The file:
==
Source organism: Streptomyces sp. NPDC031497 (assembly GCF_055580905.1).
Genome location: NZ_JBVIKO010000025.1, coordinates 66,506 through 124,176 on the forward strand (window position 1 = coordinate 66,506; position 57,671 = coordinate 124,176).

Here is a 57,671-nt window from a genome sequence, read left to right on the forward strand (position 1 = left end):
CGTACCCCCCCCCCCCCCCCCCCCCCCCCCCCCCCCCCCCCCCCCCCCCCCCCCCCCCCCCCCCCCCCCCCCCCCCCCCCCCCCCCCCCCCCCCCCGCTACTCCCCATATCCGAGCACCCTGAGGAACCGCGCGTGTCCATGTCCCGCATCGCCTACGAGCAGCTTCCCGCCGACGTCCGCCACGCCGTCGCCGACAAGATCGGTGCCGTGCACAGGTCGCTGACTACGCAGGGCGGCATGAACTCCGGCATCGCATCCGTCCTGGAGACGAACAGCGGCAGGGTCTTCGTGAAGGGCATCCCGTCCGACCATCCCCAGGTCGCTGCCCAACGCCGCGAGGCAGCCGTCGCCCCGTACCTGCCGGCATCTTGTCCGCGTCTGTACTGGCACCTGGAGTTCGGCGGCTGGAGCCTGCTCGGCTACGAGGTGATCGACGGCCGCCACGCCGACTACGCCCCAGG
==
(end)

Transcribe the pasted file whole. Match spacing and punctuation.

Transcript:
Source organism: Streptomyces sp. NPDC031497 (assembly GCF_055580905.1).
Genome location: NZ_JBVIKO010000025.1, coordinates 66,506 through 124,176 on the forward strand (window position 1 = coordinate 66,506; position 57,671 = coordinate 124,176).

Here is a 57,671-nt window from a genome sequence, read left to right on the forward strand (position 1 = left end):
CGTACCCCCCCCCCCCCCCCCCCCCCCCCCCCCCCCCCCCCCCCCCCCCCCCCCCCCCCCCCCCCCCCCCCCCCCCCCCCCCCCCCCCCCCCCCCCGCTACTCCCCATATCCGAGCACCCTGAGGAACCGCGCGTGTCCATGTCCCGCATCGCCTACGAGCAGCTTCCCGCCGACGTCCGCCACGCCGTCGCCGACAAGATCGGTGCCGTGCACAGGTCGCTGACTACGCAGGGCGGCATGAACTCCGGCATCGCATCCGTCCTGGAGACGAACAGCGGCAGGGTCTTCGTGAAGGGCATCCCGTCCGACCATCCCCAGGTCGCTGCCCAACGCCGCGAGGCAGCCGTCGCCCCGTACCTGCCGGCATCTTGTCCGCGTCTGTACTGGCACCTGGAGTTCGGCGGCTGGAGCCTGCTCGGCTACGAGGTGATCGACGGCCGCCACGCCGACTACGCCCCAGG